"Button, button, who has the button?" is the proverbial question passed down through generations of children who fondly remember this fun parlor game. Originating in colonial times, this game made use of a commodity common enough to be in every home, but precious enough to be prized.
Arrange all the children in a line, either seated or standing. Select one to be the "seamstress" or "tailor". She or he stands before the line of players. A button or a coin is handed to the player at one end of the line. He holds it in hands that are cupped and closed. She holds her hands over the hands of the next player in line whose hands are cupped in a similar fashion. She may drop the button into the next player's hands or she may not. Now the next player goes through the same procedure all the way down the line to the last player. If the button does not get passed on, then the remaining players merely pretend to pass the button. Throughout this procedure the seamstress closely watches the passing. Since the hands are cupped and held together it will be difficult to discern where the button actually stopped.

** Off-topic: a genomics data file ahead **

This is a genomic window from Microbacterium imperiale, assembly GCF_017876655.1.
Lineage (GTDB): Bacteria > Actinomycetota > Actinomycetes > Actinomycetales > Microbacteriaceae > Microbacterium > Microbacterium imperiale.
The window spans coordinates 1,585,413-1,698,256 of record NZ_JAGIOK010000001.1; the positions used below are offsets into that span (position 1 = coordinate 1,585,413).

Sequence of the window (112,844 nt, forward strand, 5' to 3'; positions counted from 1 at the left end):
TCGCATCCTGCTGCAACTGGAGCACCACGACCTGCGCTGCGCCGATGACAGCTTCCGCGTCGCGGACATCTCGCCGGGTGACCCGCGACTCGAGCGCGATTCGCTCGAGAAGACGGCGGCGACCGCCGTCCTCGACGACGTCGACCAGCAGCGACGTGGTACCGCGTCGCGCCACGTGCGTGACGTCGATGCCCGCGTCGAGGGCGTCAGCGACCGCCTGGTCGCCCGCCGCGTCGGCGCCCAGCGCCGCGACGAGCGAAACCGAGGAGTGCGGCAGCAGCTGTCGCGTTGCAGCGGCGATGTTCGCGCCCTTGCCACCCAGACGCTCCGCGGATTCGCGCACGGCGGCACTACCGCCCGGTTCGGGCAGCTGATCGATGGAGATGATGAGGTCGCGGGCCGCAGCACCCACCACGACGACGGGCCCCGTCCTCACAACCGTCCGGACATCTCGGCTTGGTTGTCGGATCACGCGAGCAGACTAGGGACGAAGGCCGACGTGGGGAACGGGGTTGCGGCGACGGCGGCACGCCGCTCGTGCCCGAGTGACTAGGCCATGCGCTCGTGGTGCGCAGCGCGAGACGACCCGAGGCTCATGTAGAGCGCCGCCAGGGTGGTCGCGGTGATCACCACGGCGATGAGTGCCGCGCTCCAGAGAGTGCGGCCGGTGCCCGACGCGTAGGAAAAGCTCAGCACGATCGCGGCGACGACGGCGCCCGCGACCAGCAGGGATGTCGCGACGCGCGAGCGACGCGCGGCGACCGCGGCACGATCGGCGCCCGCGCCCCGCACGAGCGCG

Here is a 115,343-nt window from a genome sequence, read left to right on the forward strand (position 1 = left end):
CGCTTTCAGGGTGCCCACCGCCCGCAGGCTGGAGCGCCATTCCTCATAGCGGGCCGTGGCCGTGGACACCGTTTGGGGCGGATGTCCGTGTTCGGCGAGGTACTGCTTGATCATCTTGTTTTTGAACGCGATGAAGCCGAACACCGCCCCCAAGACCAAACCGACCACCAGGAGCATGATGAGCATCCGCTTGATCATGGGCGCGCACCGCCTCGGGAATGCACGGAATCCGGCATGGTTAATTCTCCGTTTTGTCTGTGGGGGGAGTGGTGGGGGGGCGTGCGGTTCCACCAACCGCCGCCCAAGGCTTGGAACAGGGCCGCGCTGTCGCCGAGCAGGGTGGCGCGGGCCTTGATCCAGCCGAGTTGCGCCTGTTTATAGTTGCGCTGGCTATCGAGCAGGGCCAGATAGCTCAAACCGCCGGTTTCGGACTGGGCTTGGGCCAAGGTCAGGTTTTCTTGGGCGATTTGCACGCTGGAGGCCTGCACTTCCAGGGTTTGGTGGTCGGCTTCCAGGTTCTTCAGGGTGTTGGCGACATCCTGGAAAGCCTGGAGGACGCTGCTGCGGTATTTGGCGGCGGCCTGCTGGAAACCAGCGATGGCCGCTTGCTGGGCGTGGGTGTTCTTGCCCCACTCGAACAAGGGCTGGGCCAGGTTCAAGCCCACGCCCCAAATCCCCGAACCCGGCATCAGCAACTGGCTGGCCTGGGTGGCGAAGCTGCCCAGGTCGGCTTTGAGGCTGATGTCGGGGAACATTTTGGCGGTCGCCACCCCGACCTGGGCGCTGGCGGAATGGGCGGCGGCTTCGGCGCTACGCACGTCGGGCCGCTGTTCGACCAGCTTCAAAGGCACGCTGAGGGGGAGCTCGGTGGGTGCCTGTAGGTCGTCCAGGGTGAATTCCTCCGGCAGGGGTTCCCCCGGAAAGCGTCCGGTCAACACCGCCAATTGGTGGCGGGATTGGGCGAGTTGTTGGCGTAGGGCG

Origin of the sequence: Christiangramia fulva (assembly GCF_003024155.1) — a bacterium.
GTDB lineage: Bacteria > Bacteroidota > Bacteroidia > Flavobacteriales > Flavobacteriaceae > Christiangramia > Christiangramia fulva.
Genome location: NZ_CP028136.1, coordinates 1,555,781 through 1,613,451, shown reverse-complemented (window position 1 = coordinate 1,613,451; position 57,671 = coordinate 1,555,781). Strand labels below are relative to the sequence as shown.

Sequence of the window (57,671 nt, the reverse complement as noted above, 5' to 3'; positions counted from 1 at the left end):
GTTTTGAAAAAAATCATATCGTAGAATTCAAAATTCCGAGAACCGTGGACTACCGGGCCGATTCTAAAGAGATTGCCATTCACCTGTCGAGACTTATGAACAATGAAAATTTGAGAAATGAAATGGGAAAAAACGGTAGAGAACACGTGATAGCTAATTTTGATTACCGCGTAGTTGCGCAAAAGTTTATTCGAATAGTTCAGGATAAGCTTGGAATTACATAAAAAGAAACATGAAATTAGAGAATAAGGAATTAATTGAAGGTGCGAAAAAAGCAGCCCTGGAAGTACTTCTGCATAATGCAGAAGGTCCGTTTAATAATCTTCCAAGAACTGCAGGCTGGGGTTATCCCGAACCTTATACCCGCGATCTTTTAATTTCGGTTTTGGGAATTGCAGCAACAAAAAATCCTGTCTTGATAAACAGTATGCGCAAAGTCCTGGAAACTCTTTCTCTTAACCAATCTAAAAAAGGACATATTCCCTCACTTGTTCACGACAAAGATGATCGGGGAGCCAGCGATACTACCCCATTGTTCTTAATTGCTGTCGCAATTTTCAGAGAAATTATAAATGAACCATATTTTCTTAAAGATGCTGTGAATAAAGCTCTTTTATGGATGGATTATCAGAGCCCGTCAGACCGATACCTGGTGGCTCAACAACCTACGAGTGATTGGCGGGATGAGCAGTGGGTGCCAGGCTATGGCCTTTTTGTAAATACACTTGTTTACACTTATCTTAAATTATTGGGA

When the procedure reaches the end of the line. The last player in line asks the seamstress, "Button, Button, who has the button?" The seamstress then guesses. If she guesses correctly, she gets to keep the button. If she guesses incorrectly, she sits at the end of the line and the player at the head of the line becomes the seamstress.
There are many ways to associate this game with prizes. Collected buttons may be traded for a bag or present. Alternatively, the "button" itself might be the prize.